Avoid 'low-fat' products. Many products advertised as 'low-fat' are in fact high in sugar and can be worse for you than the full-fat version.
Portion size is crucial. Many Westerners eat too much these days because portion sizes have grown over the last few decades. Search Google for tips on portion sizes - there is plenty of information out there. Chances are you're eating way too much without even realising it.
Slow your eating down. It takes a while for your body to register that you're full after you've commenced eating. Slowing yourself down by, for example, chewing more times before you swallow means you will eat a smaller volume of food between the time your meal begins and when your stomach says you've had enough.
Eat until you're satisfied, not until you're full. This is a subtle but important point. Eating until you are 'full' usually means you've eaten too much and will end up stretching your stomach; you'll then require ever-larger portion sizes to get to the point of being 'full'. On the other hand, being 'satisfied' means you are no longer hungry - but you're not so full that you feel your stomach is about to burst!
Find a training/exercise activity you enjoy. Yes, it is important to have the discipline to do things you don't like, but you should first focus on finding an activity that you enjoy. That way you will be consistent and persistent because you'll be looking forward to your training.
Aim to train at least 3 times per week. Research has shown that the minimum requirement for seeing long term results is 3 x 30 minute sessions per week. You might initially find that you can't do 30 minutes without totally losing energy. That's perfectly fine - start with whatever your capabilities are and build up over time. Stop and catch your breath if you have to.
Be consistent and persistent. New research is showing that cardio fitness is lost very quickly (apparently up to half your fitness can be lost if you don't train for one week). So it is crucial that you train every week and that you don't go more than 2-3 days without training.
Build up over time. It will take time to build your strength and endurance, so be patient and don't train to the point of getting injured. Some good programs to follow are:
Running: Couch to 5k.
Swimming: Total Immersion or SwimSmooth.
Weight circuits: Google search "bodyweight circuits" or "weight circuits". Also look for Ben Robert-Smith's Warrior Workout (it's available as a PDF) as an example of how to string exercises together in a circuit.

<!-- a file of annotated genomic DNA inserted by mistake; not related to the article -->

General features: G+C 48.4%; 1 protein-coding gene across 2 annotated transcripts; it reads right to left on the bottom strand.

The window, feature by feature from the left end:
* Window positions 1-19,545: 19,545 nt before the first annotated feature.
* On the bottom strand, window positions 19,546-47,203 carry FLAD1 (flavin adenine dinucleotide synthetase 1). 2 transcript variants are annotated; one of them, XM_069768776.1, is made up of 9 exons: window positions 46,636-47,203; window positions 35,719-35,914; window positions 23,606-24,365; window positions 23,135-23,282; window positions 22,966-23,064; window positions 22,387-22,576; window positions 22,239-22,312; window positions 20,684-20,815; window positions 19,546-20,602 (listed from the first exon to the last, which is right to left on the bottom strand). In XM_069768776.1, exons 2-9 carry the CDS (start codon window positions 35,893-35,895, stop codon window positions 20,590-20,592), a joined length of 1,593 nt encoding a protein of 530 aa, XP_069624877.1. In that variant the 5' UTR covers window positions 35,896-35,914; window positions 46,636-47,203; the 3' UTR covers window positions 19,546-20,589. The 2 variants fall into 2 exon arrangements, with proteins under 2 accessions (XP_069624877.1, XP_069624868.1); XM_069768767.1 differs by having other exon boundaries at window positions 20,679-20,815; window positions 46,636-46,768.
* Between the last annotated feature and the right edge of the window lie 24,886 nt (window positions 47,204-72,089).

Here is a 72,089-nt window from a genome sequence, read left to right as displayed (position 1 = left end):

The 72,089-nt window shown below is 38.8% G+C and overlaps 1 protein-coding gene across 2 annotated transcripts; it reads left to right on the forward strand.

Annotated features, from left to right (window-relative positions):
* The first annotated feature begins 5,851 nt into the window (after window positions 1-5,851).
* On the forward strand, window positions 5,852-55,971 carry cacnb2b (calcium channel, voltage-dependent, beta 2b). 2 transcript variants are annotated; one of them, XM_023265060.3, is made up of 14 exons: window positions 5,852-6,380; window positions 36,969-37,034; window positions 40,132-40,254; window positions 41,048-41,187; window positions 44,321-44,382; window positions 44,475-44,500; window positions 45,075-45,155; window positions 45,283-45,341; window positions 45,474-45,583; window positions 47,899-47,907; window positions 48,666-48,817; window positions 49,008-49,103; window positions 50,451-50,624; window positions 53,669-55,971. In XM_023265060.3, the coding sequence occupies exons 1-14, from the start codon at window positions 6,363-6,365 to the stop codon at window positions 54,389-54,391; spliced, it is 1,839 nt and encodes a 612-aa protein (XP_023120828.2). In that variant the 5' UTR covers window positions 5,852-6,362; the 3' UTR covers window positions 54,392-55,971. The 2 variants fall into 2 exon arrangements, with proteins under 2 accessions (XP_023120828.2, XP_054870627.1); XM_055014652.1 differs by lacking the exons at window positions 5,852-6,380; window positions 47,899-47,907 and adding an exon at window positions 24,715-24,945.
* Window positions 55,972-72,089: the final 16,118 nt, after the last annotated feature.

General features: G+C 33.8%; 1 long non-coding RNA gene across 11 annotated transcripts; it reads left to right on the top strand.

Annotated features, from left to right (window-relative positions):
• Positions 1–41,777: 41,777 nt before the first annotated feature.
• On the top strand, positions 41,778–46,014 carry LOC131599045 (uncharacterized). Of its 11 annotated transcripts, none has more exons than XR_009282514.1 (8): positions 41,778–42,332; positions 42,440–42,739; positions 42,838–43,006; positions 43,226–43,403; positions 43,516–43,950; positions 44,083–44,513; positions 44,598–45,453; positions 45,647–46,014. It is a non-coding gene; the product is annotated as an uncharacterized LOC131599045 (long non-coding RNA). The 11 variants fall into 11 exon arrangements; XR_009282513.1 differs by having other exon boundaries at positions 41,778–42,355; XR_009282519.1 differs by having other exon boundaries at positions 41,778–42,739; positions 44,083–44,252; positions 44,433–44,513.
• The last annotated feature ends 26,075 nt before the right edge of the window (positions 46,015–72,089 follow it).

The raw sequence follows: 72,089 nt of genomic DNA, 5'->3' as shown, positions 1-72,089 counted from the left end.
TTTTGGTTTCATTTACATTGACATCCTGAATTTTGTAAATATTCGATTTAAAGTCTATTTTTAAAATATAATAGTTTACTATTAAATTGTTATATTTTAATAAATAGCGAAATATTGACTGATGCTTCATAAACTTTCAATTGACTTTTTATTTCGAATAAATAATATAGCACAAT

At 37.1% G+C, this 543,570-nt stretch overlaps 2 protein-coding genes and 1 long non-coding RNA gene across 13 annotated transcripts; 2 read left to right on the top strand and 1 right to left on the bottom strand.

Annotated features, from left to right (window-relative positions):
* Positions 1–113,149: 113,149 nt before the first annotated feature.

Intervals and circuits are your friend. There are two ways to train: long, slow and steady; or short and intense. Both are valid, but intervals (for cardio) and circuits (for strength) get your heart rate right up to its maximum and you'll see results very quickly.
Don't have the attitude that you'll make a change tomorrow, on the weekend, or on Monday. Make the decision to get healthy NOW and start putting the above advice into action immediately.
This blog post can be summed up in one sentence: eat well and train consistently and persistently. The sooner you begin the sooner you'll see results. Make sure you enjoy your training and get professional advice from a personal trainer, gym and doctor. The internet has more information than you'll ever be able to absorb - so start learning! God bless and good luck.
If you have any other tips, feel free to contact us at firstname.lastname@example.org to share your thoughts.
Bridal Blue specialises in designing and handcrafting custom-made bridal and wedding headpieces, hair pieces, crowns and tiaras featuring pearls and crystals from Swarovski for brides, bridesmaids, and flower girls. See Bridal Blue's ever growing wedding tips and bridal inspiration blog for great wedding ideas.
Comments will be approved before showing up.
So you think you want to wear a veil. But you also think you might want to wear a bridal headpiece. You might be asking yourself “can I wear a headpiece even though I’m wearing a veil?” This is actually a surprisingly common question and the simple answer is … yes!